A new mini documentary featuring 10 young women working in STEM wants to challenge prevailing stereotypes.
What can a career in STEM offer recent graduates? In a new mini documentary created by University of Limerick (UL) PhD candidate Alice Parkes, 10 women working in different areas of science, tech, engineering and maths share their insights.
Here, Parkes explains how and why she made the documentary, and why challenging STEM stereotypes is particularly important in addressing the industry’s ongoing gender imbalance.
‘I wanted to show young students that you can love sports, travel, surfing, gymnastics etc and still thrive in STEM courses’
– ALICE PARKES, UL
Why did you make the documentary?
I took part in the fantastic Johnson & Johnson WiSTEM2D programme at UL in 2017 to 2018. On the programme, we were each assigned great mentors and had the opportunity to network with like-minded ambitious female students in STEM.
In my time on the programme I became increasingly passionate about encouraging others into STEM. Last October, I was given a wonderful opportunity by Leisha Daly [Johnson & Johnson’s senior director for government affairs and policy in Ireland and EMEA] to speak on a panel with her at the CSR European Sustainable Development Goals Summit 2020.
I spoke about the WiSTEM2D programme and about what I think university STEM ambassadors can do to help encourage more female students into STEM. I spoke about the influence I think university graduates can have on school students making career decisions. And after the event, I wanted to act on this.
Recently, I tutored some female secondary school students who had an interest in STEM. They expressed how difficult they were finding it to make career decisions, particularly in these difficult times. They weren’t aware that there are a wide variety of courses available to them in STEM and didn’t know of other women working in STEM. I wanted to show them how many young women like them are working and thriving in such a variety of STEM careers.
What was involved in making the documentary happen?
I reached out to some like-minded women I had connected with through the WiSTEM2D programme as I believe our passion for inspiring young students like our past selves was enhanced after being inspired by our Johnson & Johnson mentors.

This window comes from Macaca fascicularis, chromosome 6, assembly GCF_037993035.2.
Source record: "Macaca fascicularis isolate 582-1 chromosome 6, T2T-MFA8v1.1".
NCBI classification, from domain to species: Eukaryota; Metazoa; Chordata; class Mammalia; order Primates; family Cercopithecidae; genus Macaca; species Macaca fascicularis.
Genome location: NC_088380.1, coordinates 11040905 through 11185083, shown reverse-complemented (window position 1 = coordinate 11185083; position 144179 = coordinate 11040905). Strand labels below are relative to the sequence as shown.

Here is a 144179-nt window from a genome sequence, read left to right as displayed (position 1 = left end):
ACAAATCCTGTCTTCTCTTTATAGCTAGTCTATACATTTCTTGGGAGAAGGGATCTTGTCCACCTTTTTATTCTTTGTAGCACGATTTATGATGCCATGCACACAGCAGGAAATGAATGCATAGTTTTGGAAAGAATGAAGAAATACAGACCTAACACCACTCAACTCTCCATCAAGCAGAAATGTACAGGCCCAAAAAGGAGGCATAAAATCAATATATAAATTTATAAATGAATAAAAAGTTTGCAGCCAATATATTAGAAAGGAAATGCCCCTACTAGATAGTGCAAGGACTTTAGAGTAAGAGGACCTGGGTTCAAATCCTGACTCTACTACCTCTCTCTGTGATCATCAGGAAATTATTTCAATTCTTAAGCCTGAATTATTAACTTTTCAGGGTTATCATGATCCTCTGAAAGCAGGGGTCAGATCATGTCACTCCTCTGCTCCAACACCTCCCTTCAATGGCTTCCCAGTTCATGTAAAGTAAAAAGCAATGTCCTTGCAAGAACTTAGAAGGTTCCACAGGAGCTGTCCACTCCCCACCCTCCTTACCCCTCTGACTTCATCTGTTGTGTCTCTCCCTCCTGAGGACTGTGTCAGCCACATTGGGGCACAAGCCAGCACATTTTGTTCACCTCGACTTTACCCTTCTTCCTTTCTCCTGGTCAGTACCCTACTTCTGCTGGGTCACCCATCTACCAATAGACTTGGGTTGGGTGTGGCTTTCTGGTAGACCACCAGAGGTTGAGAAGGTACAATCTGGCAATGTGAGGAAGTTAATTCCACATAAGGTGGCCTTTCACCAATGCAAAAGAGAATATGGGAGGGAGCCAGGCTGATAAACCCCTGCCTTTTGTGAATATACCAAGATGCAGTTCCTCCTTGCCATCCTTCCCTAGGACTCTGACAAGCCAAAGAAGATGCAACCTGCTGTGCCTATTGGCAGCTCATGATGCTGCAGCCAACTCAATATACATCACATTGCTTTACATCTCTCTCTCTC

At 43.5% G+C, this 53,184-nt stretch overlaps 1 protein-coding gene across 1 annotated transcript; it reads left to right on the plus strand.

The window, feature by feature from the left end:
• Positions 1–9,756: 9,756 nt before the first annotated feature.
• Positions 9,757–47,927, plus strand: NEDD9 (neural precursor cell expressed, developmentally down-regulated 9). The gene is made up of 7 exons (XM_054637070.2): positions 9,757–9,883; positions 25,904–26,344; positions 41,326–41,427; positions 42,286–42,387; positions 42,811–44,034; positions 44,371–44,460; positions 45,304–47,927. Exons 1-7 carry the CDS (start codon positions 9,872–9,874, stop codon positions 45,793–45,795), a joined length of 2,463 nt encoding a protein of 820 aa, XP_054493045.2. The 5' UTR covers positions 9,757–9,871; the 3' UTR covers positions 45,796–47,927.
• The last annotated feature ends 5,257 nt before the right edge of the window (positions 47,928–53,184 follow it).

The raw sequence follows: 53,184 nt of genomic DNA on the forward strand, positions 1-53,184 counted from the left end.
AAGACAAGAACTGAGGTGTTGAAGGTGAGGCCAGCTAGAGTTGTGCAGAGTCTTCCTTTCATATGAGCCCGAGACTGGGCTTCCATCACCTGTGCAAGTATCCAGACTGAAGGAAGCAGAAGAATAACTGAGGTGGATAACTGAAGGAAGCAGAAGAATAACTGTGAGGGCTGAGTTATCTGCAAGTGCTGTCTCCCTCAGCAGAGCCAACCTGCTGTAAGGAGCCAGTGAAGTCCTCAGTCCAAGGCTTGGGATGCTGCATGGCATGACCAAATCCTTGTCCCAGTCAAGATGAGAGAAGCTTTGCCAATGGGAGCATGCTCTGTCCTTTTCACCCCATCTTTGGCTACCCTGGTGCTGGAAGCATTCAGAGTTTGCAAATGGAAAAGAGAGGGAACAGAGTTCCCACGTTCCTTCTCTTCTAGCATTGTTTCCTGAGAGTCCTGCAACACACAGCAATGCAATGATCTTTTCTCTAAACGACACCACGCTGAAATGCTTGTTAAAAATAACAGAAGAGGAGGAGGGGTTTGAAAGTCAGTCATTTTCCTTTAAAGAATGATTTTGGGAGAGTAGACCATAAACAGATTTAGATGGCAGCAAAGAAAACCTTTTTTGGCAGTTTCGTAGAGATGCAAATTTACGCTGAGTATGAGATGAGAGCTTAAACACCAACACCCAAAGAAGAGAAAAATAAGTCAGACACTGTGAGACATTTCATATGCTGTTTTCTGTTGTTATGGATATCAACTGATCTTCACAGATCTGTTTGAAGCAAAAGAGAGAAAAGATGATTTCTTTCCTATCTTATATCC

I asked them if they would be interested in answering some questions with a view to encouraging more female students into STEM courses. They each jumped at the opportunity and, as you can see, they sent me some insightful responses that I have no doubt will inspire so many.
I asked everyone questions that I know we would have loved to ask university STEM graduates when we were in school and I used my self-taught video-editing skills to compile the documentary, so I hope it does the inspiring contributors justice.
Elora McFall, the advocacy and outreach manager at the International Association of Physics Students, is featured and is also equally as passionate about encouraging females into STEM courses. She has kindly helped me spread the reach of this project further than originally expected.
What do you hope the documentary will achieve?
I hope this project will enable students, particularly female students, to realise that STEM is for everyone. Our aim is to show the variety within STEM and the opportunities that can open up to you when you choose STEM.
The overall goal is to do what we can to help bridge the current gender gap in STEM by encouraging the next generation of female students to choose STEM courses and careers.
I have become increasingly aware of the importance of populating the STEM pipeline with diversity as equal gender representation has proven to be essential for advancements in STEM industries.
Is showcasing more women who are working in STEM important, do you think?
I think it is important to show young students the variety of people working in STEM. It is particularly important to showcase women, as many young female students face setbacks in choosing STEM and that is the main reason why there is currently a lack of female representation in STEM.
Young students become too familiar with the stereotypes of STEM careers being introverted, being ‘too difficult’ or being for men only. For the last question of the documentary, I asked everyone what they like to do outside their STEM careers so that if students couldn’t yet relate to our passion for STEM, they could relate to what we like to do outside our interest in STEM.
I wanted to show young students that you can love sports, travel, surfing, gymnastics etc and still thrive in STEM courses, despite how stereotypes may portray us.